You came to realize that religion isn’t solely a matter of belief. Religion also involves a measure of action.  God is found in the interactions between people.  Then men who wrote to you while you were in the Birmingham jail had religion of the heart but they couldn’t translate it into positive change.  They wanted the kingdom to wait.  Why, I wonder, are we still asking God to wait on our schedule?


Richard Bryant

Food for Thought-I Will Not Condemn Donald Trump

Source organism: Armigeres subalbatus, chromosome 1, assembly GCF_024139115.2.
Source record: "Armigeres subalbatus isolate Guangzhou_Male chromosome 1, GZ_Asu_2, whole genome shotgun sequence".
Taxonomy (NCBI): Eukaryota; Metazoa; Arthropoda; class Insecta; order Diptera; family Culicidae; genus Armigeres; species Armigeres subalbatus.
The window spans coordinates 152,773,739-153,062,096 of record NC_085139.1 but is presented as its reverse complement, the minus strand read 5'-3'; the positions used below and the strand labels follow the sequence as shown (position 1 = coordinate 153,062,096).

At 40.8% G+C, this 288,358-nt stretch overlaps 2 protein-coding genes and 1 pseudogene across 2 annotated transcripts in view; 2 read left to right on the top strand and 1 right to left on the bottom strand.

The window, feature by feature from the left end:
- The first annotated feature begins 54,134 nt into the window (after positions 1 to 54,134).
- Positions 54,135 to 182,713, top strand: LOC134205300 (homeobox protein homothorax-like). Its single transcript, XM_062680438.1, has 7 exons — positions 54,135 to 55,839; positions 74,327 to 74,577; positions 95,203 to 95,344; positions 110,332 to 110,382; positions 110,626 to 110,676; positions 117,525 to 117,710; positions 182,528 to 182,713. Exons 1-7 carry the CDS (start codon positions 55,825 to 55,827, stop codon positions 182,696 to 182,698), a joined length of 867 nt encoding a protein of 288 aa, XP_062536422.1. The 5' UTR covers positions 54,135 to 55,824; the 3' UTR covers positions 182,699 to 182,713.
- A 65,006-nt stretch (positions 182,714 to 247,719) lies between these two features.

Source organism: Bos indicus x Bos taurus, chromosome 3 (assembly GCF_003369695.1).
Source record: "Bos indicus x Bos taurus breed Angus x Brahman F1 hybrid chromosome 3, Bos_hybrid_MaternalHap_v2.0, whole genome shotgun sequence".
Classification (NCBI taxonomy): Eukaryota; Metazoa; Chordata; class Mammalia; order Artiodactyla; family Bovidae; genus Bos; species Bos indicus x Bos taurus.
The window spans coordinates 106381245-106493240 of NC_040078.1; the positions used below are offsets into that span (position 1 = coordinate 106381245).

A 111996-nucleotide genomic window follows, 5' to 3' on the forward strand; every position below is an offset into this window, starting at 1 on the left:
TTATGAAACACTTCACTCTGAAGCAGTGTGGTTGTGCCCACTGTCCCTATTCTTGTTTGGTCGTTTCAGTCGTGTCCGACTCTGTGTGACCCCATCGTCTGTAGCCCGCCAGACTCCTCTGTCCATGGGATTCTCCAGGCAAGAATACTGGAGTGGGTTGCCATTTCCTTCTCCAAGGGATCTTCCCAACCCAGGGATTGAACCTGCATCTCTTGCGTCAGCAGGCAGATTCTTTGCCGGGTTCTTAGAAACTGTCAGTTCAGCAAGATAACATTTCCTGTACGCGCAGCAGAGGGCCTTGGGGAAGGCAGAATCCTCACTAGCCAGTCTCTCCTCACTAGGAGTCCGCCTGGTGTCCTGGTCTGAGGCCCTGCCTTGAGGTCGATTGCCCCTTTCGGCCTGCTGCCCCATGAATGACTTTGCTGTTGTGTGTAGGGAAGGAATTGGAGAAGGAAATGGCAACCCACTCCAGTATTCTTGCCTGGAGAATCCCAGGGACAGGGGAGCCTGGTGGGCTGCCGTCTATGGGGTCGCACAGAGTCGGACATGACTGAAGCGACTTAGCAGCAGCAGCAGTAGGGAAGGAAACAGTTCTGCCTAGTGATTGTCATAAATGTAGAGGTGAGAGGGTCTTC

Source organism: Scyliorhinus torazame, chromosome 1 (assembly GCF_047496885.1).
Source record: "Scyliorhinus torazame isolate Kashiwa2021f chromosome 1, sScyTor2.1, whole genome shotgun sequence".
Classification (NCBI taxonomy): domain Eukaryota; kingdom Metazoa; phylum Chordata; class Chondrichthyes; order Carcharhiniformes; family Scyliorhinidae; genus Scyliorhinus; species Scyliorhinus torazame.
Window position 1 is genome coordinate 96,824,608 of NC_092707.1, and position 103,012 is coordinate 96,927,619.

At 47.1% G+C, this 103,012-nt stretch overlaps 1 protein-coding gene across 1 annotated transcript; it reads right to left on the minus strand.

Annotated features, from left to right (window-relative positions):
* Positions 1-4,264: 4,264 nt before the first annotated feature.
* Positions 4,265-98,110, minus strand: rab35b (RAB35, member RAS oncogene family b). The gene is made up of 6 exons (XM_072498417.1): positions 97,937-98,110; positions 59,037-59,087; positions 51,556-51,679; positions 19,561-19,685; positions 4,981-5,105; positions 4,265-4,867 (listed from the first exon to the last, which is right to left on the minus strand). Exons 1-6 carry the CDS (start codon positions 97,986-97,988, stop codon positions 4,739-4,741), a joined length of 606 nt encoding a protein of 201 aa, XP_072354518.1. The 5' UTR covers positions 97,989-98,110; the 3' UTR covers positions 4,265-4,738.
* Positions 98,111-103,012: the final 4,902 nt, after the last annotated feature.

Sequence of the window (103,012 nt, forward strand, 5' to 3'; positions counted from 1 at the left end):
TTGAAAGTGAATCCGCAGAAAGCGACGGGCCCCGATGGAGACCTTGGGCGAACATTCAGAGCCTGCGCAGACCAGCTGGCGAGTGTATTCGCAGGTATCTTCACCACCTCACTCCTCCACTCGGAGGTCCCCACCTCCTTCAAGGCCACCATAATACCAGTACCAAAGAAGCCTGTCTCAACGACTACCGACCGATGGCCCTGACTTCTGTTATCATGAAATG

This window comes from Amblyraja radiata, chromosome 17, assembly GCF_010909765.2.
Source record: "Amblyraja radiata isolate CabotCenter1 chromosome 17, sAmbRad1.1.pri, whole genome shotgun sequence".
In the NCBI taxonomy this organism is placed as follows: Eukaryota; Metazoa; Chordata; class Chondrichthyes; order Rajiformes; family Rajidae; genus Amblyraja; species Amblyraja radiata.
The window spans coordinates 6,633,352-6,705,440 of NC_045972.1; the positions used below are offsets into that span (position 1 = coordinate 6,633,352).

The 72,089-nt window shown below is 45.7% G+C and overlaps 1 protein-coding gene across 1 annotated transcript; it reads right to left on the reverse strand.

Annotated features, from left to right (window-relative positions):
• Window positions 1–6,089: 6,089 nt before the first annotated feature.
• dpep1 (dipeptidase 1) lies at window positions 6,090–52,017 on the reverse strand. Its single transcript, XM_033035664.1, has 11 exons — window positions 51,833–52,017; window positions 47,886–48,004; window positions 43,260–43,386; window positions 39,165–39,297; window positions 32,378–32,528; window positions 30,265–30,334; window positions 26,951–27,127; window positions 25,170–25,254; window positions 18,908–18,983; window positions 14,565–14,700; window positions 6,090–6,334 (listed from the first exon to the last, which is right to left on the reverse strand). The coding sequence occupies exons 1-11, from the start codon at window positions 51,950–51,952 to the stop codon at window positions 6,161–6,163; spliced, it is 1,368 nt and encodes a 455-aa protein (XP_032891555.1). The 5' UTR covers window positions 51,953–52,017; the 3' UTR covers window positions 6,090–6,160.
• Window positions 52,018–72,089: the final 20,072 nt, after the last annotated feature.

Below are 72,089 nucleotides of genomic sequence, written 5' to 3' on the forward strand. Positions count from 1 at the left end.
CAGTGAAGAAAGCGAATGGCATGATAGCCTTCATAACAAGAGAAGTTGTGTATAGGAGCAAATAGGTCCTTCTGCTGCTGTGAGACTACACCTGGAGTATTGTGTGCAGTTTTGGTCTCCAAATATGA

I do not agree with Donald Trump’s recent statements regarding Muslims coming to the United States. I am opposed to this idea. As a clergyperson, what should I do about my disagreement? One of the ideas repeatedly hitting my inbox is an “Open Letter from Clergy to Donald Trump”. The letter raises important concerns about dividing America along religious lines. I hold these same concerns. Despite my sympathies, I’m bothered by this letter. If religious leaders started sending such petitions, in their role as defenders of the moral and ethical status quo, to everyone who said something stupid, racist, bigoted or xenophobic; we would spend all day writing letters. The immense volume of correspondence would bring the work of ministry to a halt. Inevitably, we’d have to start sending letters to each other (pastors to pastors and church members to church members or church member to pastors and vice versa) asking our neighbors and friends to repudiate positions we find morally repulsive and religiously offensive. We would be perpetually offended, pissed off at the world and angry at something all the time. Sound familiar?